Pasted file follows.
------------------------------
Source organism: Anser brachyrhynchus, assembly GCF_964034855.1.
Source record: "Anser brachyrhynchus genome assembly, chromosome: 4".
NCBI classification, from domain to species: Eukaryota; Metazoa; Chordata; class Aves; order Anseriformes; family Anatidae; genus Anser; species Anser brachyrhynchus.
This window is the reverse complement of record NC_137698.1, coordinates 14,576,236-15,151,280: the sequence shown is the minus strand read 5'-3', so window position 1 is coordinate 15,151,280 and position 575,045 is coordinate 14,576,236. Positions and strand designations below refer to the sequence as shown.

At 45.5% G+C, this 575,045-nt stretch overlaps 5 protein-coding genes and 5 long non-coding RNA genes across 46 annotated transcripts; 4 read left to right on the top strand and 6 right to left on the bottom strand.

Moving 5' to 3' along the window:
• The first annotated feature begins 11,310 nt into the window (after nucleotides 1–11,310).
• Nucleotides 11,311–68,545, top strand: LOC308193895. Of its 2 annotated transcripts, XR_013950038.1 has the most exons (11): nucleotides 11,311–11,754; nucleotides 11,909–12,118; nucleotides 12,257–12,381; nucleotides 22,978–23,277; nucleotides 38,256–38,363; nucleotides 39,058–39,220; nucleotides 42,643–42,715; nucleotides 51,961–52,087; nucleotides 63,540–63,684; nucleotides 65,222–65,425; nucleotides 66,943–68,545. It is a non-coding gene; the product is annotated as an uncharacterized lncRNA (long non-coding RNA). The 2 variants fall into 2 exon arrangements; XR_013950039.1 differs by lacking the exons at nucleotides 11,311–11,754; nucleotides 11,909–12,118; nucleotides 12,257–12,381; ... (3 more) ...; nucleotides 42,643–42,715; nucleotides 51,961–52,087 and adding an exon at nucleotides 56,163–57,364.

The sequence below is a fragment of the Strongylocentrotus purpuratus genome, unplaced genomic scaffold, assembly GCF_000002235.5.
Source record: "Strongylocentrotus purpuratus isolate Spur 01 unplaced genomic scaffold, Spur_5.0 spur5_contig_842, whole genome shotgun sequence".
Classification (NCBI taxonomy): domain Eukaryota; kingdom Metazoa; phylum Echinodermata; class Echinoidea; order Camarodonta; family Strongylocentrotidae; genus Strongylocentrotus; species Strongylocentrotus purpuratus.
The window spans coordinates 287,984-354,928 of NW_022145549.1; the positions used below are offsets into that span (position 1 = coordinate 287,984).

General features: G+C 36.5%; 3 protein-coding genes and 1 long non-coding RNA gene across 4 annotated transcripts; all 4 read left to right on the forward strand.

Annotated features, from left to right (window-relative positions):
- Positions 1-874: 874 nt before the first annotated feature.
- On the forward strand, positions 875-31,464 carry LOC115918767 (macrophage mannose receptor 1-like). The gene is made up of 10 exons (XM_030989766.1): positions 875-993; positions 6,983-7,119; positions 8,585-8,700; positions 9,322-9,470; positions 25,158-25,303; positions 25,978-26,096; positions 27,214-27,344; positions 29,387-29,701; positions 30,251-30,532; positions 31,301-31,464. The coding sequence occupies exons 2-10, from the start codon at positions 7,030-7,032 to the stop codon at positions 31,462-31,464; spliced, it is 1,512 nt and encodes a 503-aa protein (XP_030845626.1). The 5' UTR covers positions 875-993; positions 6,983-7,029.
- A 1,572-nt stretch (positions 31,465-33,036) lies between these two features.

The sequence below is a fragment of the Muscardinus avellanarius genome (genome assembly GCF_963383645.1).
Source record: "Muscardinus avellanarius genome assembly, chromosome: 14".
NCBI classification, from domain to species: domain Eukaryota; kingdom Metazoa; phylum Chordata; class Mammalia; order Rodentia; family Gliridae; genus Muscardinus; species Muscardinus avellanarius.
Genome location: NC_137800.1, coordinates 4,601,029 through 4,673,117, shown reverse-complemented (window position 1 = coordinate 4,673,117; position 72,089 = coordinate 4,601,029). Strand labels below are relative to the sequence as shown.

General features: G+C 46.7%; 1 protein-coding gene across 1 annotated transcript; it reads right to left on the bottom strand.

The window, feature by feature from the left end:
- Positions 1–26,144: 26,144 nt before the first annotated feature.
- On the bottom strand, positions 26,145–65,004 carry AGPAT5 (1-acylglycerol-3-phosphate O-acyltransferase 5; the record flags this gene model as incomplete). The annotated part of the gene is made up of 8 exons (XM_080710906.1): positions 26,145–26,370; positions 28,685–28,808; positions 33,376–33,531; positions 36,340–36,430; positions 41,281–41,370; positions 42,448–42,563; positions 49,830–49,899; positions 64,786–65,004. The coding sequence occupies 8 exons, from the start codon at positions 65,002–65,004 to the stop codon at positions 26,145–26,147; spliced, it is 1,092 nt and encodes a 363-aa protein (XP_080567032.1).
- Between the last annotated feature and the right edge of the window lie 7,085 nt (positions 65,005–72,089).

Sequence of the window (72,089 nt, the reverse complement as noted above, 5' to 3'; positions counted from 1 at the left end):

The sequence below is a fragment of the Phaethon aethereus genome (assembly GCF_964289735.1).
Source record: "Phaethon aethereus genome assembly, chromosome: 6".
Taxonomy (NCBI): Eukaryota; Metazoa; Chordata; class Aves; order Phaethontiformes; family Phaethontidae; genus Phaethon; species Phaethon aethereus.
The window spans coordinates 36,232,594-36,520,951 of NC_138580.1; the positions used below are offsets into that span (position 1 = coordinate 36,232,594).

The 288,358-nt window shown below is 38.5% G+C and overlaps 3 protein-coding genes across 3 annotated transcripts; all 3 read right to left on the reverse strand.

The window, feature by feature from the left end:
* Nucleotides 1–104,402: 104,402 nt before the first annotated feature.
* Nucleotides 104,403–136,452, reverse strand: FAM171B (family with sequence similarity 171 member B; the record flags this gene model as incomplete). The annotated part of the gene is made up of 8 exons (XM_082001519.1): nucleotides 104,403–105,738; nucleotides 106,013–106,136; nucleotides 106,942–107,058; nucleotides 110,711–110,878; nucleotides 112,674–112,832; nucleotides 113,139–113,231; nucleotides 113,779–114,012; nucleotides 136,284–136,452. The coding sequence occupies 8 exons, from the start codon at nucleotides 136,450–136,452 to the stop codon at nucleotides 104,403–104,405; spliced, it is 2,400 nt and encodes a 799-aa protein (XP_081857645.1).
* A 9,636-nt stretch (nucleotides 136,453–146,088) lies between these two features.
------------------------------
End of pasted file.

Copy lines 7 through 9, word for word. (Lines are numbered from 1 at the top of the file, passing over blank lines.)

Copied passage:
• The first annotated feature begins 11,310 nt into the window (after nucleotides 1–11,310).
• Nucleotides 11,311–68,545, top strand: LOC308193895. Of its 2 annotated transcripts, XR_013950038.1 has the most exons (11): nucleotides 11,311–11,754; nucleotides 11,909–12,118; nucleotides 12,257–12,381; nucleotides 22,978–23,277; nucleotides 38,256–38,363; nucleotides 39,058–39,220; nucleotides 42,643–42,715; nucleotides 51,961–52,087; nucleotides 63,540–63,684; nucleotides 65,222–65,425; nucleotides 66,943–68,545. It is a non-coding gene; the product is annotated as an uncharacterized lncRNA (long non-coding RNA). The 2 variants fall into 2 exon arrangements; XR_013950039.1 differs by lacking the exons at nucleotides 11,311–11,754; nucleotides 11,909–12,118; nucleotides 12,257–12,381; ... (3 more) ...; nucleotides 42,643–42,715; nucleotides 51,961–52,087 and adding an exon at nucleotides 56,163–57,364.

The sequence below is a fragment of the Strongylocentrotus purpuratus genome, unplaced genomic scaffold, assembly GCF_000002235.5.